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‘Seeing’ the whole and the collective consciousness

I have been following the work of Otto Scharmer and Peter Senge (Theory U and the Presencing Institute) since I first started by PhD and have found many parallels between their work on shifting the collective consciousness and what is emerging in my own research. There are many aspects of the video below which I could highlight here, but the one I wish to give attention to in this post is that of ‘seeing’. In this conversation between Scharmer and Senge, they discuss the idea of ‘seeing’, both as a metaphor and literal experience, in relation to groups of people/collectives becoming aware of the collective – they talk about the system becoming aware of itself. The precursor to this ‘seeing’ is the presencing of the collective; otherwise stated, going into a space of silence and deep listening, which allows people to tune into what is seeking to emerge. Senge talks about how he is encountering communities all over the world who are having these emergent experiences. What I love about this conversation is the way it challenges the way of being in and with the world which has become so integrated, that it is now invisible. To be with the unknown and to let it precipitate and come into being, relies upon a very different cosmology to the one that most western societies operate by. The attention that Senge gives to feeling, not just thinking, is key. Many Indigenous societies hold fundamental the notion that feeling (liyan, intuition, gut feeling, somatic knowing, attunement… there are so many ways to describe it) is paramount to being in and with the world. The work by Scharmer and Senge makes a contribution towards making visible this way of being (ontology) for non-Indigenous people without appropriating Indigenous wisdom.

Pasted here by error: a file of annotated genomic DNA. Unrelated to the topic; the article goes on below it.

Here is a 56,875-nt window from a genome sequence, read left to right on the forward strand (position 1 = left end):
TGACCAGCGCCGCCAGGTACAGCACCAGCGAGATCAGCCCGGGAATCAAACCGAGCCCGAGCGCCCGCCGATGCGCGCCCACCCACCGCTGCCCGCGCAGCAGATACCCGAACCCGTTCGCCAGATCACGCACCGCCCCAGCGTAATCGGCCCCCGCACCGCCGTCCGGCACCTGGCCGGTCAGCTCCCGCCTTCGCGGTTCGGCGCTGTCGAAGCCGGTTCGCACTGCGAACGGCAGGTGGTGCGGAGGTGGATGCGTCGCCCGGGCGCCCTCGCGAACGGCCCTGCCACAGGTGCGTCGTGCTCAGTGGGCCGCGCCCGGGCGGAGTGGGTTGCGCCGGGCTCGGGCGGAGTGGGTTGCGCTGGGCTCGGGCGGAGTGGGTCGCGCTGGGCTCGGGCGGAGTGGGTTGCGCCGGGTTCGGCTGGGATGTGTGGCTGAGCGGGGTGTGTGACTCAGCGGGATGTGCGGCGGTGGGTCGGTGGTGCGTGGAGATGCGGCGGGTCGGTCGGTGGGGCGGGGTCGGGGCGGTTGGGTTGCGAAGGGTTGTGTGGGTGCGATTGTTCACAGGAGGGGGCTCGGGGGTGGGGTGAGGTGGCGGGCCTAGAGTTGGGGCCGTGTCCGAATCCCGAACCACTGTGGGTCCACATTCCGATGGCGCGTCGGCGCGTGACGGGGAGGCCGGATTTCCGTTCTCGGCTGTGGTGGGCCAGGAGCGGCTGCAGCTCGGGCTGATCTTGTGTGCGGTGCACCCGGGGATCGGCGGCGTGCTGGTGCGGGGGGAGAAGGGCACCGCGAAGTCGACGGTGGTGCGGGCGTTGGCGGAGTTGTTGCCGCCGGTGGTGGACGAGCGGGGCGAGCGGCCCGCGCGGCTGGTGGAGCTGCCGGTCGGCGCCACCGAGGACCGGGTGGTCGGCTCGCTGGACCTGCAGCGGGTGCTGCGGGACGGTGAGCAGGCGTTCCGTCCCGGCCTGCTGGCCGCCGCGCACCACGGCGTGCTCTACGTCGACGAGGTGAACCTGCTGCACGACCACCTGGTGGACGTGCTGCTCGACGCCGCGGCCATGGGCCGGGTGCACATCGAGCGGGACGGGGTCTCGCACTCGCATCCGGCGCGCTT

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Stories that endure

I have written before about the work that stories do and their ability to move through country, people(s) and objects as they do this work. In the last few weeks I have come across a story that brings to light (for a broader circle of people) the ways in which stories in country endure.